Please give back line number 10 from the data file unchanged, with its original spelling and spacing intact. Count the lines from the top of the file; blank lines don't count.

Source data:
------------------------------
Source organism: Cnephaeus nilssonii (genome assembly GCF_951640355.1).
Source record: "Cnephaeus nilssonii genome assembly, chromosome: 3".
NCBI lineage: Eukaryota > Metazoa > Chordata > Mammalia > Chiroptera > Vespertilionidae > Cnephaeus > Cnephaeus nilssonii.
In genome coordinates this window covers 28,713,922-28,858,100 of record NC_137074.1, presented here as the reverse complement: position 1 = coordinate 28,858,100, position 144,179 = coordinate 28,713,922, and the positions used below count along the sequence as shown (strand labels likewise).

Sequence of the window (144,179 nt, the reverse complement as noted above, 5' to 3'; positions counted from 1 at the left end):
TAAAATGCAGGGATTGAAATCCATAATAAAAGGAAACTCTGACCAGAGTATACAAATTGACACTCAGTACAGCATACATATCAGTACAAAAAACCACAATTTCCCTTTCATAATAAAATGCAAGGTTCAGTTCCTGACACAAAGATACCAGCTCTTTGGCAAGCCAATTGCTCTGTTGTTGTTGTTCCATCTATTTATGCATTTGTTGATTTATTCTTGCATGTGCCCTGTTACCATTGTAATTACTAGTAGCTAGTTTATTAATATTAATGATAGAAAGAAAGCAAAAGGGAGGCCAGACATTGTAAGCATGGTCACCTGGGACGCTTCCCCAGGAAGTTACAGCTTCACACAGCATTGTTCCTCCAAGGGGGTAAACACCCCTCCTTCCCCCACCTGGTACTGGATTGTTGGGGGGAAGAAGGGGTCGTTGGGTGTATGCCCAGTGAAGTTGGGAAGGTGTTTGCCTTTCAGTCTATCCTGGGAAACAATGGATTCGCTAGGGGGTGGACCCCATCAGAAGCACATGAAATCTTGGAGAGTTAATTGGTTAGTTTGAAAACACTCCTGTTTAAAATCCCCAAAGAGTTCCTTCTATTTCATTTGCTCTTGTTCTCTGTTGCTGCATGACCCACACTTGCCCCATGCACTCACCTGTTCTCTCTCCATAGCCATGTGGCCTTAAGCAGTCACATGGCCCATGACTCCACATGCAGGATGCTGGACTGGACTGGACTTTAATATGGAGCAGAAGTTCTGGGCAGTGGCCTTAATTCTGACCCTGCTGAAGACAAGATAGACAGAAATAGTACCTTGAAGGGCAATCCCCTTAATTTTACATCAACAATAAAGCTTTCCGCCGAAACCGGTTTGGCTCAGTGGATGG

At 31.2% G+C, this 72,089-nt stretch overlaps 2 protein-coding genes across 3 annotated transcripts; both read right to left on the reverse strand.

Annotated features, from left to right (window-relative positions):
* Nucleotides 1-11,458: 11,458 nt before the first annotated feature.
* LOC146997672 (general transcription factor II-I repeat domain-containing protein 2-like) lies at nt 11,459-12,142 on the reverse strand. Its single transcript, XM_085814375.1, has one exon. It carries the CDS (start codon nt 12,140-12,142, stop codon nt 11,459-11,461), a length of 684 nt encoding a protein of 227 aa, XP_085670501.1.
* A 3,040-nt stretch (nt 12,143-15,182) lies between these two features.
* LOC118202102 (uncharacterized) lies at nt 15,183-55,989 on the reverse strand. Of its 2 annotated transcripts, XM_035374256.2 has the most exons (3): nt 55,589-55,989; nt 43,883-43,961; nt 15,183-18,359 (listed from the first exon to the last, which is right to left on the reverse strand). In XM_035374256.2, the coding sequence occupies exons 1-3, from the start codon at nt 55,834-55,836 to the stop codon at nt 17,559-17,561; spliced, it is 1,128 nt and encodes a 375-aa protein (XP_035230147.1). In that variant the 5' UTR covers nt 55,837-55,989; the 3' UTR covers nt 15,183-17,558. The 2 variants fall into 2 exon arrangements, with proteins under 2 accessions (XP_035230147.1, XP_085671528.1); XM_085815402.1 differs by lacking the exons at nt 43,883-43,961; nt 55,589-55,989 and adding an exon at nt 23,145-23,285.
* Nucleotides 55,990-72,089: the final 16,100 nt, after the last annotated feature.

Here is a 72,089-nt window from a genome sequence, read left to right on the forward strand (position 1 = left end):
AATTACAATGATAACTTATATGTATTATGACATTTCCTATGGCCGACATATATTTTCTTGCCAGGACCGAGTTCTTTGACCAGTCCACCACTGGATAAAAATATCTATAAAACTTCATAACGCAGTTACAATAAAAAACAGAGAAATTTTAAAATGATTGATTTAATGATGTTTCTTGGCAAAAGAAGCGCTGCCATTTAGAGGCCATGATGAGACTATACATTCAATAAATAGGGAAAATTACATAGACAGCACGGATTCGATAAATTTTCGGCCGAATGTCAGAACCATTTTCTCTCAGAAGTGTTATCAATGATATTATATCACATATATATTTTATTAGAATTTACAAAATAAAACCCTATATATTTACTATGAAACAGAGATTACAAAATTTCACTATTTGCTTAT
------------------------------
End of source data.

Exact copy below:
* LOC146997672 (general transcription factor II-I repeat domain-containing protein 2-like) lies at nt 11,459-12,142 on the reverse strand. Its single transcript, XM_085814375.1, has one exon. It carries the CDS (start codon nt 12,140-12,142, stop codon nt 11,459-11,461), a length of 684 nt encoding a protein of 227 aa, XP_085670501.1.